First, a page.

• Andrew says:

    Thanks for your feedback, Christina. In my research today I have come across a lot of emotional motivation for the views that various people hold on human rights and other related topics. People managers need to adopt logical positions that are in line with the law. For example I’ve learned that some people think that if we give legal protection to people based on their gender identity that women and children will be at risk of exposure to perverts. Here’s my message to business leaders: build private washrooms for everyone who is concerned about being seen naked and let the unconcerned use common spaces; accommodate: don’t dictate. I remember when not that long ago business people argued that they couldn’t employ women because there was no existing place for them to pee! What a revelation to build another washroom. Well, it’s 2011–time for another washroom!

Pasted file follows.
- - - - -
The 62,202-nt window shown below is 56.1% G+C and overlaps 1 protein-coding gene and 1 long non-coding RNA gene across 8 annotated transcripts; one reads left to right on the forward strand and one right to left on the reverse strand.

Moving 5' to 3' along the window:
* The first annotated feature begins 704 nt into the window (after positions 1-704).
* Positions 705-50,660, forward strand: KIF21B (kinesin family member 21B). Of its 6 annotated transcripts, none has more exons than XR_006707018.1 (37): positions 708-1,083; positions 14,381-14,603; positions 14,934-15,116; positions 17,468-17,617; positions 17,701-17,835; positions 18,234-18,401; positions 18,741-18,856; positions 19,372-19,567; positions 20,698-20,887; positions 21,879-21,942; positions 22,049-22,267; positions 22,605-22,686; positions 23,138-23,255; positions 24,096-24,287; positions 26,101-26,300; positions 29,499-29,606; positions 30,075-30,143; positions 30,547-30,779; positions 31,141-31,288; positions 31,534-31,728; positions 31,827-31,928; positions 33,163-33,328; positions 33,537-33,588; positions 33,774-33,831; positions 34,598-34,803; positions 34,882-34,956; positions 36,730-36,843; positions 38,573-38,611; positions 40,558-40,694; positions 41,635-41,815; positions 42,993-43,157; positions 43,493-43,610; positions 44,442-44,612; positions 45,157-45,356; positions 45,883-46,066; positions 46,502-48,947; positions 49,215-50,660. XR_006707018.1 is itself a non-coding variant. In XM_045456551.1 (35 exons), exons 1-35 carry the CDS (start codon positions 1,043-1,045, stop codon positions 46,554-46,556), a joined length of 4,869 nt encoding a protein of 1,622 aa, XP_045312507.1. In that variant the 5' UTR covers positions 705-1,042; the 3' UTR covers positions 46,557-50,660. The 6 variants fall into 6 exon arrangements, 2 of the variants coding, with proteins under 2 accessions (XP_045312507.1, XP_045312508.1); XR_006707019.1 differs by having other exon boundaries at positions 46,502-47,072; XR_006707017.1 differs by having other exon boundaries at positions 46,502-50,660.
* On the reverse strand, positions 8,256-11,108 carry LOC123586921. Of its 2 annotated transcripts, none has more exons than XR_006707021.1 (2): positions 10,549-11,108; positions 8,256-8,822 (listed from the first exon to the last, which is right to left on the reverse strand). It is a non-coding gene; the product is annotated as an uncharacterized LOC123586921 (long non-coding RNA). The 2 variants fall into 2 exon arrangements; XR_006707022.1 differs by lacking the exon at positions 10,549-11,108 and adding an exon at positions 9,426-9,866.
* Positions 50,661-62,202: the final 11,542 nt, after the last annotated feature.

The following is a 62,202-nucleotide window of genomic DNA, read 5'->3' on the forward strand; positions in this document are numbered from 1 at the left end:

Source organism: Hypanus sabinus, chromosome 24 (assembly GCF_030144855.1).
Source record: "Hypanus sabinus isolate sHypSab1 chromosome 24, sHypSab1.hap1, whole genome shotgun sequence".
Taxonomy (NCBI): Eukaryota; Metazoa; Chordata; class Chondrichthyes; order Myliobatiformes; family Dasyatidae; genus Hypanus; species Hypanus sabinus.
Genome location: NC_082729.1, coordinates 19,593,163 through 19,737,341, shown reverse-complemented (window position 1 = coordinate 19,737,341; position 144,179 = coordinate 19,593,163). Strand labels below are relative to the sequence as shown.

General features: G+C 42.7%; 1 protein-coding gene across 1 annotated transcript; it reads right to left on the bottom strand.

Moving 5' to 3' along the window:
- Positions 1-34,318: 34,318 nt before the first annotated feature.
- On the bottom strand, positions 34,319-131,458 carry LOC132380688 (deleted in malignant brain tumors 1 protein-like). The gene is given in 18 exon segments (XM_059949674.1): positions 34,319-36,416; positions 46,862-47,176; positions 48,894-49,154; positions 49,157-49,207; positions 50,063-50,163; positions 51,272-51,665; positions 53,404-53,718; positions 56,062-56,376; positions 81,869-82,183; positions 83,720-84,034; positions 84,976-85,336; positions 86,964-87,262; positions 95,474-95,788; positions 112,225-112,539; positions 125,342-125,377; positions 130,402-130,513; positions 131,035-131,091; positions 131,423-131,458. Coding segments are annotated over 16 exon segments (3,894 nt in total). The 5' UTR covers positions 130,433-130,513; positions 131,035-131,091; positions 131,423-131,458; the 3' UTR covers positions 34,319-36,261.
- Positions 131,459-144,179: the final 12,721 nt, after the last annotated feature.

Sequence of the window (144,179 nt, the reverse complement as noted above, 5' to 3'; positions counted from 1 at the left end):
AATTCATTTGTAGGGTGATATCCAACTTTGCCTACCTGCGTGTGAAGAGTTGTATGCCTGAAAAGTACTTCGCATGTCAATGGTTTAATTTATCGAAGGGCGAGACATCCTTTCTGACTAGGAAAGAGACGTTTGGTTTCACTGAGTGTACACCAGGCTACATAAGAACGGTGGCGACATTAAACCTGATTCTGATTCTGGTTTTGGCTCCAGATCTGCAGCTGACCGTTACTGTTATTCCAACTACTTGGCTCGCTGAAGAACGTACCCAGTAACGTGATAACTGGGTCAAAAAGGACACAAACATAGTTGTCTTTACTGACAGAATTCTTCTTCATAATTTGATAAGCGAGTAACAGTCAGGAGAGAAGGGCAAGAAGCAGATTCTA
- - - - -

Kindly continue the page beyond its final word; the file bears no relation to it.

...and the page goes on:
• Andrew,

    Well said.

    I agree with you that in addition to becoming educated and fulfilling training obligations, it is critical for employers to revisit on a regular basis what kind of message is being sent to employees.

    It is understandable that all parties can get caught up in the daily business of operating and forget this important point. But it must be remembered – those messages are quickly picked up on by employees, and they can strongly influence the morale and the tone in the office.

    thanks,
    Christina